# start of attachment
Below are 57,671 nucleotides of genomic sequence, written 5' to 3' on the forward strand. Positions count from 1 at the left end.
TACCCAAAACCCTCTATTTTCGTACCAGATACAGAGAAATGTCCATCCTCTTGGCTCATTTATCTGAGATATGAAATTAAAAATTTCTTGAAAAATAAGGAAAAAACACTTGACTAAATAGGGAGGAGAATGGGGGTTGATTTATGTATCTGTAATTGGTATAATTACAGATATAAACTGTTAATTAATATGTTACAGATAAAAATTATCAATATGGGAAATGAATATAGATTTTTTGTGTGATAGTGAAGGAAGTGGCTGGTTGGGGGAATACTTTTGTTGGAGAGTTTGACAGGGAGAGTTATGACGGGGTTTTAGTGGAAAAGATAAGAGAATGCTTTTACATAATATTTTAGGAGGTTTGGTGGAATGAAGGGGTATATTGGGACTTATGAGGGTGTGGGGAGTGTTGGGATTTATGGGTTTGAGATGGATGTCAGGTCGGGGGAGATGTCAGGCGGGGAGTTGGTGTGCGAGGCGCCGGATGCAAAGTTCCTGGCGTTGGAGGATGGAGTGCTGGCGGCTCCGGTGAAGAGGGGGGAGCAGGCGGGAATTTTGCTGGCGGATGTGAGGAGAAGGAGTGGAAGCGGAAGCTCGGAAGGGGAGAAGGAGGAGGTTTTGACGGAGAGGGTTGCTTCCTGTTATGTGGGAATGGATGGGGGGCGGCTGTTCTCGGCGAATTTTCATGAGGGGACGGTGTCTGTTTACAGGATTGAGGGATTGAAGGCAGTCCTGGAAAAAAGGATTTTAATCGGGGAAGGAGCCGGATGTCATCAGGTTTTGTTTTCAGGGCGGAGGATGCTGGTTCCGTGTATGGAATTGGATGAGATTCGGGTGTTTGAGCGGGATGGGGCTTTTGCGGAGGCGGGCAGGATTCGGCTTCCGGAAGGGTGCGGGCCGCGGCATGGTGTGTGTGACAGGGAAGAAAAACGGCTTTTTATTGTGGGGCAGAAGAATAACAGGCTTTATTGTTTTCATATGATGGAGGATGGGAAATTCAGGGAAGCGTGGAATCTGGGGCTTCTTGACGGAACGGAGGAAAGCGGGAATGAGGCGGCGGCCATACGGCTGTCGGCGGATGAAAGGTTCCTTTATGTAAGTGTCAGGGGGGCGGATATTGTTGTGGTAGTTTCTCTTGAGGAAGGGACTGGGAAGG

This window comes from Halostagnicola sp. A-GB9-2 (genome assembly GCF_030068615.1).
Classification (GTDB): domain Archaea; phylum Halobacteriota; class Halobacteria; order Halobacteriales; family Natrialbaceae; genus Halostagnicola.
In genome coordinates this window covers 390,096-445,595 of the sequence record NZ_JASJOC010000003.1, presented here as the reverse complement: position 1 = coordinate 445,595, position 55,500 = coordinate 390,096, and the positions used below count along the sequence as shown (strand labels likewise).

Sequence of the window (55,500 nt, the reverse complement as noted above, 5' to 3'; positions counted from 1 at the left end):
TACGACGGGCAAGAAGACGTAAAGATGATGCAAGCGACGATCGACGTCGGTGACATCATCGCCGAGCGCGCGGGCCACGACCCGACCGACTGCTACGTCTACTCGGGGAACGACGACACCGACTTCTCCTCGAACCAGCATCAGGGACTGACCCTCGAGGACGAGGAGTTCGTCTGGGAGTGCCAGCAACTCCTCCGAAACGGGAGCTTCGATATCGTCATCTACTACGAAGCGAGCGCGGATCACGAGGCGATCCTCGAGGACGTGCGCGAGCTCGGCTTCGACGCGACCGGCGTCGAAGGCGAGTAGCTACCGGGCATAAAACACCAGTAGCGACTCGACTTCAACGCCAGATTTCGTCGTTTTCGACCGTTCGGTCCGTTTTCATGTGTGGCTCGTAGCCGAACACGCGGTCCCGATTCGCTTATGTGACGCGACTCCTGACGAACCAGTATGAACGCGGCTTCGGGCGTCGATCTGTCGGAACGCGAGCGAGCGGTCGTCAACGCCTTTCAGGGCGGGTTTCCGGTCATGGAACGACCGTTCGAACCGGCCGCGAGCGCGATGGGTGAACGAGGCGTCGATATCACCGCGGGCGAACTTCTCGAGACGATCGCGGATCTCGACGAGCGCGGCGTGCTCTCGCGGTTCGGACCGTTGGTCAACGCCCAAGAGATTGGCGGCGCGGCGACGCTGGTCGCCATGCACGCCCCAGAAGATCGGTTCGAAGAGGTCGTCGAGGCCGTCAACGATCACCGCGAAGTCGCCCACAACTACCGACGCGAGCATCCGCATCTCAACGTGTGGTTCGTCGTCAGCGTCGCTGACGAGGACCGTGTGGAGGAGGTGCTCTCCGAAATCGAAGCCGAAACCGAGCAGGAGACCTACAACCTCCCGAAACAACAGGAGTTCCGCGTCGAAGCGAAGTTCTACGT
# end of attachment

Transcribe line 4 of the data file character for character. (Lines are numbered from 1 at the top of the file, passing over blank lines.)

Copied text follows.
Classification (GTDB): domain Archaea; phylum Halobacteriota; class Halobacteria; order Halobacteriales; family Natrialbaceae; genus Halostagnicola.